Today in Transfers and Targets, we’re not going to dsisect the list of potential new Premier League blood but look at a transfer saga that has been raging on even before the window opened up two weeks ago. The fortunes of at least two Premier League clubs lie in the decision that faces France and Olympique Marseille striker Loic Remy.
Going into today, it looked like all that was needed for Loic Remy to begin his long-awaited tenure at Newcastle United was a passable medical and his signature on the contract. Reports were out that the French striker was on Tyneside for said medical and that the formalities just had to be cleared out of the way before he would officially become a Magpie.
Remy has been a Newcastle target for a while now, with rumors of his arrival floating around during the summer. This winter, a few other clubs around Europe were thought to desire his signature. Most notable from the Premier League grumblings was the interest of QPR and newly appointed manager Harry Redknapp. Remy was rumored to have rebuked the attention coming out of Loftus Road before the weekend and had also made rumblings about being less than pleased with Newcastle’s current league position. Despite that, it seemed that he would indeed move to the northeast of England as of Sunday. But now, just an hour ago, news is out that Rangers have won the Remy sweepstakes.
Remy was somewhat of a perfect fit for Newcastle after the sale of club top-scorer Demba Ba. Not only is there a hole up front for Remy to fill, he can play in the wide areas with effectiveness, something Ba basically point-blankly refused to do.
The question now is why QPR were so desperate to sign the striker. The obvious reason is there of course. QPR are now sitting solely in last place in the Premier League. Reading leapt to two points clear of that dreaded place after beating West Brom over the weekend, when Rangers could only eke out a 0-0 draw with Tottenham. Remy is a French international player and has vied for league titles and played in the Champion’s League during his time at Olympique Marseille. His addition could lead to valuable goals and wins which would lead to vital points, which would lead to a safe spot in the league.
Taking a closer look, however, it seems that signing players like Remy are the reason QPR are in the mess they are in at the moment. Queen’s Park Rangers gained promotion to the Premier League and finished a solitary point above relegation last season. During that time and in the summer afterwards, they went on a spending spree that brought in the likes of Djibril Cisse, Estaban Granero, Shaun Wright-Phillips, Bobby Zamora, Park Ji-Sung, Jose Bosingwa and Julio Cesar for high transfer fees as well as lucrative wages for the players. They looked like they had patched a piece-meal side together that could comfortably finish mid-table, but then went on one of the worst runs of Premier League history, failing to win any of their first 17 league matches. Manager Mark Hughes was fired, Harry Redknapp was brought in and the team currently has two league wins under their belt.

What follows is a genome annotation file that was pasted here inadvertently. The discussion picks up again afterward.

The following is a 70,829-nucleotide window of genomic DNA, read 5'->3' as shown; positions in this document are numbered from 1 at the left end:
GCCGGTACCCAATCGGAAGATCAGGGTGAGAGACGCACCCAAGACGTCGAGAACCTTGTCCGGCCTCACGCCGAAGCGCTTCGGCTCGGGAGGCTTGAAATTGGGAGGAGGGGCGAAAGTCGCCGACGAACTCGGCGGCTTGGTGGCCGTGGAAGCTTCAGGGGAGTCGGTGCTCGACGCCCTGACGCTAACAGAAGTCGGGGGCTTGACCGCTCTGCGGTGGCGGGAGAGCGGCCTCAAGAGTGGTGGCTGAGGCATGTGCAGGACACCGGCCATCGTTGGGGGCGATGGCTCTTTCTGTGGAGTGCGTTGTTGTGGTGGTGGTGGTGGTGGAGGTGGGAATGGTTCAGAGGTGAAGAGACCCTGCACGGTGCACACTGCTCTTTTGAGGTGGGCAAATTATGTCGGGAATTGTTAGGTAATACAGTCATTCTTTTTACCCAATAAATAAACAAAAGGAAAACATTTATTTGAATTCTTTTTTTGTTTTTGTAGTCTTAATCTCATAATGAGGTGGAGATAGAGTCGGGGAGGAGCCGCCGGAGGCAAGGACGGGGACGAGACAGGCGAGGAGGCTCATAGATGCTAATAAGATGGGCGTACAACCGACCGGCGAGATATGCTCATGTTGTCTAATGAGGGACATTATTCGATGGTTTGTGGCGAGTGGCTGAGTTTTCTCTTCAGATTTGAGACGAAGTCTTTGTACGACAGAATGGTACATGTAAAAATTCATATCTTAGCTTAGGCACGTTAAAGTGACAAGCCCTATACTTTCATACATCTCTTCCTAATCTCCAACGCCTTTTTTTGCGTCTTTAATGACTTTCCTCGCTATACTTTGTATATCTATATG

The players brought in were most of the problem, looking uninterested in playing for QPR or playing with each other. They reeked of millionaires grazing in their green pasture waiting for the weekly five to six figure checks to be cashed, regardless of how well or poorly QPR did.
Ian Darke tweeted about QPR over the weekend, saying that to achieve survival, they would basically need to win half of their remaining games to stay in the Premier League. This seems like quite the tall order for a side that could hardly manage two wins in the first half of their games in the Premier League this year. Add that to the fact that every team in last place on Boxing Day has been relegated since the birth of the Premier League. It doesn’t inspire much confidence.
Remy could very well be the answer to QPR’s problems and could send them flying up the table toward valuable safety after his arrival. But with a lot of high wage bills and seemingly bored and aloof veterans who have seen greener pastures in club football in the past, this could just be another weight added onto them when they are hurled back into the turbulent waters of English lower-league football. Paying severance fees for those players or keeping them on while in the Championship is close to financial suicide for QPR. Should Remy’s signing not reap the rewards which were intended, QPR are in grave danger of a Portsmouth-esque fate.